Wednesday, July 11, 2007

worth the time and effort: Shapin, Auletta, Anderson

If you still have your innovations issue of The New Yorker about, you might read Steven Shapin on use and invention. He starts with the old phenomenologist's trick of describing the room he's writing in and it only gets better from there. And is the cartoon that illustrates the article supposed to be a representation of Shapin himself? Adorable. May 14 seems like just yesterday but I don't remember hearing too many rave reviews of this. Am I the only one?

I also read Auletta on the Wall Street Journal. It took 3 sittings! But I learned a lot. From July 2.

And I started Jon Lee Anderson's Letter from Afghanistan, which had a long, rather gratuitous action sequence. At least, I think the play-by-play of gunfire, etc was gratuitous, I haven't actually finished the article yet. Maybe it becomes relevant. In the July 9 issue. Less sure if this last one is worth the time or effort, but I'm intrigued by the familiarity its politics and imagery thus far . . .

UPDATE: New Yorker Comment is swept up in the action, too.

UPDATE 2: Comments turn towards fiction (gasp!), "If I Vanished" by Stuart Dybek, and a film called Open Range.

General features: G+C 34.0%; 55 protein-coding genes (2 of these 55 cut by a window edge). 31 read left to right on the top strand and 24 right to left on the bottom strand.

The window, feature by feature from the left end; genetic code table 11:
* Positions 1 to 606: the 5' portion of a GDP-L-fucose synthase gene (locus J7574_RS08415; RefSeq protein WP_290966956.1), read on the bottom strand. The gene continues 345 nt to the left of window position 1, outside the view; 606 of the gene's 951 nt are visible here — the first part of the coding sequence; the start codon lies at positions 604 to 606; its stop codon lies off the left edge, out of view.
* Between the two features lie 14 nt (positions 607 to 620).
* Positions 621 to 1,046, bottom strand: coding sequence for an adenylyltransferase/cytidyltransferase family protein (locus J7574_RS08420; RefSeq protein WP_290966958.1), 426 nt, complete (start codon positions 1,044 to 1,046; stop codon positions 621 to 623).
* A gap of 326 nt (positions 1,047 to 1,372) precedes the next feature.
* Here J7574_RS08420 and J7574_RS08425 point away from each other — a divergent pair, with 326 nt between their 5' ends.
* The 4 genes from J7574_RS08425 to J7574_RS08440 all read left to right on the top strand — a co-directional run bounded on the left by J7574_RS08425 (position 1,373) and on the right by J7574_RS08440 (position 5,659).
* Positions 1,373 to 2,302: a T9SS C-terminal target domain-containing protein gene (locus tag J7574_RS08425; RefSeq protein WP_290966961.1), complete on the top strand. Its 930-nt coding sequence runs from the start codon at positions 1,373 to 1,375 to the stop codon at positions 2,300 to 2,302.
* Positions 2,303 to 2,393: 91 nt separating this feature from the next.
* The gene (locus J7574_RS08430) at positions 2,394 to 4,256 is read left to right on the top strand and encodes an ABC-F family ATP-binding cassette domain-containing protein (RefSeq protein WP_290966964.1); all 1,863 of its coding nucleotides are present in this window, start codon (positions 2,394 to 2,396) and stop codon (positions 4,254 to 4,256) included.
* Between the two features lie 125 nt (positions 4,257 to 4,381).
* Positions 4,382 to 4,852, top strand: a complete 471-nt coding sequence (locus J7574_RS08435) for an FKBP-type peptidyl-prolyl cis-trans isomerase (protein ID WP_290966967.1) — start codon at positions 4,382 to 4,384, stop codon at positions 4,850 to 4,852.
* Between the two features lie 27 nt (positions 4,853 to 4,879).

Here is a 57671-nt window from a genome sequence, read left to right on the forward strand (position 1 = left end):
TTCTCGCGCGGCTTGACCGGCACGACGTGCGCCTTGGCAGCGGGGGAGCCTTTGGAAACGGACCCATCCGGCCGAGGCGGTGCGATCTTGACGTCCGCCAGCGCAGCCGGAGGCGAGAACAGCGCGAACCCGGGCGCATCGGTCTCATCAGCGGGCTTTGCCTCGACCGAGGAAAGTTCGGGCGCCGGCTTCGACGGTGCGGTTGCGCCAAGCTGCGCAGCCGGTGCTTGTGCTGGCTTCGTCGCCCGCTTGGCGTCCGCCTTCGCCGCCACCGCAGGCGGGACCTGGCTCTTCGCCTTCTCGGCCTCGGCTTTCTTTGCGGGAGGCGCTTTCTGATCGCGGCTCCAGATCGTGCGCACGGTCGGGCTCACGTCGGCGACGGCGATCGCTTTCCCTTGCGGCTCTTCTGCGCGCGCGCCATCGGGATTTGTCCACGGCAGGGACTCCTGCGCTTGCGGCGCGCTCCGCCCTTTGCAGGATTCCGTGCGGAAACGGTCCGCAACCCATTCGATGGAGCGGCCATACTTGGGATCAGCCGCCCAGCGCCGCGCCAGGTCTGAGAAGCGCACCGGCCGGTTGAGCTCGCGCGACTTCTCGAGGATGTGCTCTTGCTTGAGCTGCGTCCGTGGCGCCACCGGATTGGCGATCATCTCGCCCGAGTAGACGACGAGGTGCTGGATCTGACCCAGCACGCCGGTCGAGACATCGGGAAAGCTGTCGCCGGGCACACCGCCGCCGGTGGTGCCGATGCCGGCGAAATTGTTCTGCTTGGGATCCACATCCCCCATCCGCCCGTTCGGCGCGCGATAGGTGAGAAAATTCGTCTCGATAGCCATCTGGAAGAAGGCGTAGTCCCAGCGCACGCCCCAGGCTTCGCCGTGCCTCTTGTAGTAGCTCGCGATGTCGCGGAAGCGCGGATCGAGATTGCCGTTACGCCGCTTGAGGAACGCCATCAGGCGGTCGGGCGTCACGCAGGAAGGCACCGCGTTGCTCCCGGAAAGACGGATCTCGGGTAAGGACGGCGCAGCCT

Labels: ,

4 Comments:

Blogger the chocolate lady מרת שאקאלאד said...

Here's my question for this week: That movie in the story--does it exist? I don't want to Google it--somehow that wouldn't be on. I think I like the story better if the movie is invented.

I could spend the whole two weeks gazing into the cover.

11:37 PM  
Blogger zp said...

I went back and forth about that movie, whether it existed outside the fiction story or not. I feel like the Google-ing of the film in the story is a clever reality effect.

But if the film does exist, then is it a kind of a bluff reality effect?

11:01 AM  
Anonymous Emdashes said...

I loved that Shapin piece too, and the winning illustration.

So you haven't googled the movie yet? I haven't either--still entranced by the story. I want to write something about how for once a New Yorker story is basically about my life. I really felt that story, knew it, breathed it, tasted it. Now all I have to do is google it.

12:32 AM  
Blogger zp said...

Identification - one's ability to enter the story, or the story's ability to enter our lives - with this story is a funny thing. I think some of the story tries hard to be fictional (the cliches, etc), but some of the story (the Dunkin Donuts, the Blockbuster) makes claims on the real. The film, for me, falls in between, as it should.

I cannot but feel (as they say, Chocolate Lady) that the author wanted the film to have this ambiguous of-the-fiction, not-of-the-fiction status.

Or am I imagining things . . . ?

7:37 AM  

Post a Comment

Links to this post:

Create a Link

<< Home

Subscribe to Post Comments [Atom]